Ask SAIL: Where Should Telltales Go?

Publish date:
Social count:

Q: My crew and I have been debating the location of telltales on our boat, a 30-footer we race only casually. We’ve already got telltales on the luff of the genoa and on the trailing edge of the main. The question is whether it makes sense to have telltales elsewhere, like in the belly of the mainsail.

Margret Price, Waterville, MI


That’s a good question and one that can be answered two ways. Telltales are there to show you how the wind is flowing across your sail, and the two locations where you already have telltales are the most important. You need telltales along the luff of your genoa or jib to show you just how close you can sail to the wind. (Ganted, you will be able to see the sail starting to back if you try and sail too high, but telltales are light and will indicate a stalling sail much sooner than the sail itself.) Similarly, telltales along the leech of your main are important because it’s the back end of that sail that works with the keel to provide lift when sailing to windward. Therefore, it’s critical to have these early warning signals to let you know if your main is set right or starting to stall out, bleeding off power.

Having said that, what harm is there to adding telltales all over the sail? Surely the more you know about the wind flow across your sail the better? However, I don’t think that’s really true, and I think that having too many telltales can be confusing and distract from the two very important sets that have just been described. With that in mind, you may want to add a set along the luff of the mainsail, but that’s about all you need. Less is more, as they say.

July 2016


Landing Page Lead

The Volvo Returns to the Southern Ocean

Since the Volvo Ocean Race’s inception, the Southern Ocean has made it what it is. And no part of the race says “Southern Ocean” like Leg 7 from Auckland, New Zealand, to Itajaí, Brazil. The 7,600-mile leg, which starts this Sunday, is not only the longest of the event, but far more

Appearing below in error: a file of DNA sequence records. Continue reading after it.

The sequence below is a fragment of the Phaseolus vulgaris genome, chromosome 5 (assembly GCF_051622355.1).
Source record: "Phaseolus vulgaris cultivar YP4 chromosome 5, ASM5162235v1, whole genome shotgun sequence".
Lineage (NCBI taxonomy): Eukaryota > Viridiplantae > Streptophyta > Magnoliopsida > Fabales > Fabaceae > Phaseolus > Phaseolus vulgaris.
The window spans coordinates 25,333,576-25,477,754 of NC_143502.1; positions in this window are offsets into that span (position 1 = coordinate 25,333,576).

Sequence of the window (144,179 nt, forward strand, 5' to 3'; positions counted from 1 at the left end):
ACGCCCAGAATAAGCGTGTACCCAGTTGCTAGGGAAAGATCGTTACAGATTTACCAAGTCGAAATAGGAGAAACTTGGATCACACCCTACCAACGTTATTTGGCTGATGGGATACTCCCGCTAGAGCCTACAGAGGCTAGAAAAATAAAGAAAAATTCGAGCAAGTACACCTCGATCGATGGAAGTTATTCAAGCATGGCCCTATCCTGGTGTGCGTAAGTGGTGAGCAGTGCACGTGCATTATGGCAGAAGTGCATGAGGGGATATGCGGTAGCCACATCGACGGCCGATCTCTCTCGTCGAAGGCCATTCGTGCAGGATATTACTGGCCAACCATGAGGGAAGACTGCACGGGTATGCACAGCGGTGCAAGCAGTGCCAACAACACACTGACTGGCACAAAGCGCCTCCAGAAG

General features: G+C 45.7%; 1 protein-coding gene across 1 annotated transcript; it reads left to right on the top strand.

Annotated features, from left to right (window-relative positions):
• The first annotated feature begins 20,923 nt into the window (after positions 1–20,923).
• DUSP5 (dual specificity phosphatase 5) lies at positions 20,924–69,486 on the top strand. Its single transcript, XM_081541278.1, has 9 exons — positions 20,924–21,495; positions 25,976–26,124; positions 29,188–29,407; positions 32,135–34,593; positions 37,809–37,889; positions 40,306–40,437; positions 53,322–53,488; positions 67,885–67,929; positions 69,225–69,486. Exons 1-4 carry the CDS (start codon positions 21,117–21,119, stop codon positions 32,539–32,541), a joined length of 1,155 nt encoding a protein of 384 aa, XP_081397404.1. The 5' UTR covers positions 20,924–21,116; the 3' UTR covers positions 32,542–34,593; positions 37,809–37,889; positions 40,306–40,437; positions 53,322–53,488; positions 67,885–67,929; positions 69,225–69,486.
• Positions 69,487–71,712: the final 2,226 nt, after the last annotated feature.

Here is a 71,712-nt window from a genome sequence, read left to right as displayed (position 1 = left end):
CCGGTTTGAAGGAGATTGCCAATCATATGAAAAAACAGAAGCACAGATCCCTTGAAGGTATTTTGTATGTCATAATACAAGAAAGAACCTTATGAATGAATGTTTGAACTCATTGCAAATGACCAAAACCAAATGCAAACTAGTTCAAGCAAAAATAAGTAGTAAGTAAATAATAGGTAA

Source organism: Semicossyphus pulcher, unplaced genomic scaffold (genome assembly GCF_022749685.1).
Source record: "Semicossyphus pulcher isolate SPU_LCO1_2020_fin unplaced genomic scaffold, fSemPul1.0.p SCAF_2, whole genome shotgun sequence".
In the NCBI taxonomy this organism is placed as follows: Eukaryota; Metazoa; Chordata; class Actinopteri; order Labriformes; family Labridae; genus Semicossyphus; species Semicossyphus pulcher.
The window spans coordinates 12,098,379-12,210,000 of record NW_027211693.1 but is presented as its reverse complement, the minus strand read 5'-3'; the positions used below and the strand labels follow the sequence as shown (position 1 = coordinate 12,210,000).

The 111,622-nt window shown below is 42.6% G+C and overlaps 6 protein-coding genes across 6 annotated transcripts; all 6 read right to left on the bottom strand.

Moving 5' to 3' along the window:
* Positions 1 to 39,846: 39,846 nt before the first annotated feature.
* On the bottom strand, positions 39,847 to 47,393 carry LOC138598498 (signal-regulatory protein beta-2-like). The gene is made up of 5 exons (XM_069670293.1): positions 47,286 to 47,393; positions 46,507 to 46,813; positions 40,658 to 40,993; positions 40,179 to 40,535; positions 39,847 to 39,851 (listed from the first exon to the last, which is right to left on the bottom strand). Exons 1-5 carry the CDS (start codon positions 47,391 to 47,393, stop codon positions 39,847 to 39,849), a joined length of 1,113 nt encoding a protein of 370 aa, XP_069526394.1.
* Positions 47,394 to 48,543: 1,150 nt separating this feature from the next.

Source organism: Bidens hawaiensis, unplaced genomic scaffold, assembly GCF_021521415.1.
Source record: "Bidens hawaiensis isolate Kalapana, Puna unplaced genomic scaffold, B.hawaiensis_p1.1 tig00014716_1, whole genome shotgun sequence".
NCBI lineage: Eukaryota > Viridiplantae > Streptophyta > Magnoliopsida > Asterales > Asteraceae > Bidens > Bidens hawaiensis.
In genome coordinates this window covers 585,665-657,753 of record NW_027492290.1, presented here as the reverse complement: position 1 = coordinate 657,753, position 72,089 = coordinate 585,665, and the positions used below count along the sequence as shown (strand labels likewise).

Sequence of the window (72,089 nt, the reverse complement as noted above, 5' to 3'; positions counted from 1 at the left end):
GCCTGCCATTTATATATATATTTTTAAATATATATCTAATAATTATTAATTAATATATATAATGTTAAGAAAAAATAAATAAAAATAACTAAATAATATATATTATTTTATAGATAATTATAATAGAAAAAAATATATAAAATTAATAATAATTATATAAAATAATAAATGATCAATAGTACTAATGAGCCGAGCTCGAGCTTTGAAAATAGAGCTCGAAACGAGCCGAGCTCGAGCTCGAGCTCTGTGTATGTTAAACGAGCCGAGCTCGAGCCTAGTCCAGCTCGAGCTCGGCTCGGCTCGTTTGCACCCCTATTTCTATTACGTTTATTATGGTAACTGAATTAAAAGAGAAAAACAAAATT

SAIL's Tip of the Week

Presented by Vetus-Maxwell.Got a tip? Send it to sailmail@sailmagazine.comTeak deck paradise  I had a call recently from the man who replaced the deck on my Mason 44 five years ago. He was worried about the way people are wrecking their teak decks trying to get the green off. more


Gear: ATN Multi Awning

THROW SOME SHADEAmong the many virtues of cruising cats is the large expanse of netting between their bows, which is the ideal place to hang out with a cold one after a hard day’s sailing and let the breeze blow your worries away. Only trouble is it can get a bit hot up there more


How to Sail the Med

“After spending so many years sailing the Caribbean, I was frankly astounded at how much more I enjoy the Mediterranean,” says Scott Farquharson of charter brokers Proteus Yacht Charters. “The culture, the history, the food, the weather, friendly people, crystal-clear water—there more


Know-How: Rigging Emergency Rudders

We were 1,100 miles from the nearest land when we received a text message on our Iridium GO: “Rudder gone. Water in bilge. Worried pumps can’t keep up. Please call!”We had been in contact with the owners of Rosinante, a 38ft Island Packet, since they had first announced over the more


Experience: Hard Aground

This is a story of how mistakes are made and judgment is dulled to the point of catastrophe. It is also about how prudent planning, good equipment and a bit of luck can bring you back from the brink.We departed Norfolk, Virginia, on December 15 bound for Jacksonville, Florida, more


Vestas Discusses Fatal Collision, Recovery

Vestas 11th Hour Racing co-captains Mark Towill and Charlie Enright discuss the collision near the end of Leg 4 as well as the efforts the team has made to get back into racing trimJust over a month after 11th Hour Racing’s fatal collision with a commercial fishing vessel shortly more